Quentin Tarantino, it turns out, had foreshadowed his new, confronting, exhilarating movie in his previous one. There is a scene in his alternative-universe-of-World War II film, Inglourious Basterds (2009), in which a Nazi officer playing a parlour game, not only gets the right answer – King Kong – but also hands out a lesson in allegory. King Kong, he says, brought to America in chains, is the very emblem of African-American experience.
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Trailer for Quentin Tarantino's latest film featuring Jamie Foxx and Leonardo DiCaprio.
What looks like a typical Tarantino diversion – stepping away from the main narrative for a didactic popular culture moment – turns out to have been much more than an aside. It's the main game in Django Unchained.
This is, inevitably, a movie steeped in movies: Tarantino wants to pay tribute to films he loves and actors he admires, and to make the most of the kinetic, sensory energy of cinema itself. But he's doing it with a gleeful purpose – he's not simply reclaiming maligned genres, or making B-movie tropes cool: he's holding up a blood-spattered funhouse mirror to America's past.
|Genre||Action/Adventure, Drama, Western|
|Screen Writer||Quentin Tarantino|
|Actors||Jamie Foxx, Leonardo DiCaprio, Christoph Waltz, Kerry Washington, Samuel L. Jackson|
|OFLC rating||MA 15+|
Django (Jamie Foxx) is a slave living in the Deep South after having been separated from his wife Broomhilda (Kerry Washington). When Django is held for a slave auction, Dr. King Schultz (Christoph Waltz), a bounty hunter, frees Django from his vicious owners (James Remar and James Russo) and gives him the option of hunting down and killing the Brittle Brothers, a ruthless gang of killers whom only Django has seen. In return, Schultz will free Django from slavery completely and help rescue Broomhilda from the plantation of the francophile owner, Calvin Candie (Leonardo DiCaprio)
Django Unchained is a spaghetti Western-blaxploitation hybrid with the lot. And like Inglourious Basterds, it's a viscerally brutal, unnervingly entertaining work with serious intentions that, among other things sets out to reclaim history. It's a stronger film, however – sharper, and unburdened by sluggish, extended set-pieces.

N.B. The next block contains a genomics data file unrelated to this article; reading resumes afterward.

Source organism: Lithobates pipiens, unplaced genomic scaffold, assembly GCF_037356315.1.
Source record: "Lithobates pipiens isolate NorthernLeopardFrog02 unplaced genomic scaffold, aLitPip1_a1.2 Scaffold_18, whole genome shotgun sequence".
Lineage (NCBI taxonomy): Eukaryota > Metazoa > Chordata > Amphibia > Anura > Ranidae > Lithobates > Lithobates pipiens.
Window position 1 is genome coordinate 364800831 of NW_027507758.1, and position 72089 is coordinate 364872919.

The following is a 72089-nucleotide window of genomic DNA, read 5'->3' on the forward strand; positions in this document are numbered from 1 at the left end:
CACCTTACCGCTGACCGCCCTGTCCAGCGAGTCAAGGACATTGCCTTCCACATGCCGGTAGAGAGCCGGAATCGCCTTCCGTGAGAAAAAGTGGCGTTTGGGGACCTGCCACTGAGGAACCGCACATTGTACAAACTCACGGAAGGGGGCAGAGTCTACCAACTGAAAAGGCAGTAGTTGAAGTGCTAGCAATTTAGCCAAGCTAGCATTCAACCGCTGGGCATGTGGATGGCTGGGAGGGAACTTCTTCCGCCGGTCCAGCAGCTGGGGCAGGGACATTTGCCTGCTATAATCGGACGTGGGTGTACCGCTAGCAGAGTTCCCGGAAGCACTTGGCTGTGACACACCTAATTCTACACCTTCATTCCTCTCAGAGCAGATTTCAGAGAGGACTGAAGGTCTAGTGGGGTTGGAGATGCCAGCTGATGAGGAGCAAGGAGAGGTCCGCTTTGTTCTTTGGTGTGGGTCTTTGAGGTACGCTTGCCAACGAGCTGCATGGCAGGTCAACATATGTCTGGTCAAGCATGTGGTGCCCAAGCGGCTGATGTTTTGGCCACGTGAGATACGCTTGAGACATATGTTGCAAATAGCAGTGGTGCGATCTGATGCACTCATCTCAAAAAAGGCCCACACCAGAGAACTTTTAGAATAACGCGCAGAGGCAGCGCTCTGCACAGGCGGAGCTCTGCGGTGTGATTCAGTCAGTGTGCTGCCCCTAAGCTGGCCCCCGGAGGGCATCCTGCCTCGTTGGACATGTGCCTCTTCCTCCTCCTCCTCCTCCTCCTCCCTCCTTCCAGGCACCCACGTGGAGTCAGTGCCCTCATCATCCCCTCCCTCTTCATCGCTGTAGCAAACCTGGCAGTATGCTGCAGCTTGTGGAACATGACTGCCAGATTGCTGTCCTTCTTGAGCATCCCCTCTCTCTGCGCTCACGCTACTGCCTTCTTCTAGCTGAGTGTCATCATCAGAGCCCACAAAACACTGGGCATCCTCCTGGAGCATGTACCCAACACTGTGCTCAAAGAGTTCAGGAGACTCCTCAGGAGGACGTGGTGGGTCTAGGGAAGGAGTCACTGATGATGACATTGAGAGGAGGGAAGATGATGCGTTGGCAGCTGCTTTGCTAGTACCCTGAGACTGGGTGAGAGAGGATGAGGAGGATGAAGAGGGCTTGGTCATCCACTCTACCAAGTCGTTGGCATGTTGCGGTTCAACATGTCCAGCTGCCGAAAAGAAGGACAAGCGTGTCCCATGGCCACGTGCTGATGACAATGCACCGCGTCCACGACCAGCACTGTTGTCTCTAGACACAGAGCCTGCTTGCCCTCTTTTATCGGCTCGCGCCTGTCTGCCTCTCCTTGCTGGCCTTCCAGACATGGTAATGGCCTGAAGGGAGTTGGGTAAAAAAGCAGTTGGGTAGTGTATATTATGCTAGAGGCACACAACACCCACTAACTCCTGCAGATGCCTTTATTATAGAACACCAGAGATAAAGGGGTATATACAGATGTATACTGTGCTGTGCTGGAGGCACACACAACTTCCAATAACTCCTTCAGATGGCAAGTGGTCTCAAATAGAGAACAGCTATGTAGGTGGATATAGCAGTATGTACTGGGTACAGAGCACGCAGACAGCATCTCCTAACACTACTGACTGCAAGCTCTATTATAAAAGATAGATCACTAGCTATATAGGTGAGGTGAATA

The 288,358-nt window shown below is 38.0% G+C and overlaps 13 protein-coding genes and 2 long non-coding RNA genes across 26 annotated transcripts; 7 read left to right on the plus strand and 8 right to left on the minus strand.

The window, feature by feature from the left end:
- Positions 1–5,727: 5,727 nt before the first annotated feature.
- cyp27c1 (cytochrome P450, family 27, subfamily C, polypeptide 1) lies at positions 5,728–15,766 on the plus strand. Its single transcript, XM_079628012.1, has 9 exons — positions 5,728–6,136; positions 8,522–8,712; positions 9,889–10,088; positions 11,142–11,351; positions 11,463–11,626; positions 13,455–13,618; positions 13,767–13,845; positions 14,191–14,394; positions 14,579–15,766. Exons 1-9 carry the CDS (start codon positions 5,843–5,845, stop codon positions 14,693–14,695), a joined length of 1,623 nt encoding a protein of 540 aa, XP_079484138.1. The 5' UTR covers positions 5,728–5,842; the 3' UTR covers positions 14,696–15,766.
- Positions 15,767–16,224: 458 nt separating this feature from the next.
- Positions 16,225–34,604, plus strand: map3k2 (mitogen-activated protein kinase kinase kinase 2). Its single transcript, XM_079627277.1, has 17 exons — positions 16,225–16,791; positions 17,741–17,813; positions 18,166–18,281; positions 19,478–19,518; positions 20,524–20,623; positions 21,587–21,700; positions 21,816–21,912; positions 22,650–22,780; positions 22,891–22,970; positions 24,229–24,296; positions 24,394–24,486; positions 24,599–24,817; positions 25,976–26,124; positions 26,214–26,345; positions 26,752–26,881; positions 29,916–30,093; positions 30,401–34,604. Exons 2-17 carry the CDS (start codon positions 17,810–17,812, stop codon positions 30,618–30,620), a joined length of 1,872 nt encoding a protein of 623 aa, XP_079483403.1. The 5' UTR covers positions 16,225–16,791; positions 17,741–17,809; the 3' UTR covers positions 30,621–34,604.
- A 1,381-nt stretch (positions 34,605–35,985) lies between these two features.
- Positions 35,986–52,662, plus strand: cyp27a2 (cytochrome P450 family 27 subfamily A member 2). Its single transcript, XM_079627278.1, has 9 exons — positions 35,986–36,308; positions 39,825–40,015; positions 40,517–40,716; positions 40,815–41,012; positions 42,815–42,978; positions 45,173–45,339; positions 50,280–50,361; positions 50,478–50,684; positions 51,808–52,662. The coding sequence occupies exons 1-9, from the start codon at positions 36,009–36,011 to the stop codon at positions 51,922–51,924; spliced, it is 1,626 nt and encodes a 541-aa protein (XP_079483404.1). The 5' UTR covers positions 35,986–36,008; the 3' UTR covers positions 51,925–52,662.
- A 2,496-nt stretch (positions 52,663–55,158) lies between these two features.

The film is set in pre-Civil War America. Christoph Waltz, the terrifying Nazi officer of Inglourious Basterds, makes an early appearance as Dr King Schultz, a German bounty hunter masquerading as a dentist. He drives a wagon topped by a giant, bobbling tooth, an endearing and enduringly comic image that gives a misleading impression of his capacities, although it's an indication of how much enjoyment we are to get from his performance. To help him find his current targets, a trio of brothers, Schultz is in search of a slave, Django (Jamie Foxx), who knew them and can identify them for him.
Schultz seems an unlikely enabling figure for Django. But he is, it turns out, an enlightened man. His contempt for the institution of slavery is all the more convincing because it is expressed with such offhand certainty. He wants Django to pass as his slave, however, for the time being, but he offers him his freedom once their work is done. It is an opportunity that Django takes, then transforms.
Schultz and Django set out on a further mission, one with Wagnerian, epic resonances. It's an expedition to Candyland, a plantation presided over by the fastidious, gloating Calvin Candie (Leonardo DiCaprio), whose notion of combining business and pleasure is to pit slaves against each other in deadly “Mandingo fights”.
Candie has a house slave, Stephen (Samuel L. Jackson), who is the most unsettling figure of the movie. It's a complex, risky role – a slave is the hero of the film and is also, arguably, its ultimate villain. Stephen knows himself to be more perceptive than his master in certain key ways, but he also identifies completely with him, and looks out for his interests at all times. He's a greater danger, in a sense, to Django, than anyone else in the film. And Jackson embraces the role with a terrifying energy and certainty.
Performances are always a notable pleasure in a Tarantino film. Waltz's Schultz has some of the bravura qualities of his turn in Inglourious Basterds, but it's a more nuanced role. Di Caprio is more relaxed than usual: it's an oddly graceful depiction of sadism. And Foxx, in the least showy of the lead roles, is quietly commanding and undemonstratively impressive. Django comes into himself with gradual assurance and authority.
Tarantino has not done enough – surprisingly, for someone who writes strong roles for women – with his principal female character, Broomhilda (Kerry Washington). She feels like a presence, a goal, an intention, rather than a figure of any substance.
And for someone who is so good at casting, he has an unfortunate blind spot: he gives himself annoying little cameos. In Django Unchained, this includes an Australian bad guy, with a wavering Ocker accent and a relentless smirk. It's an indulgence he shouldn't allow himself.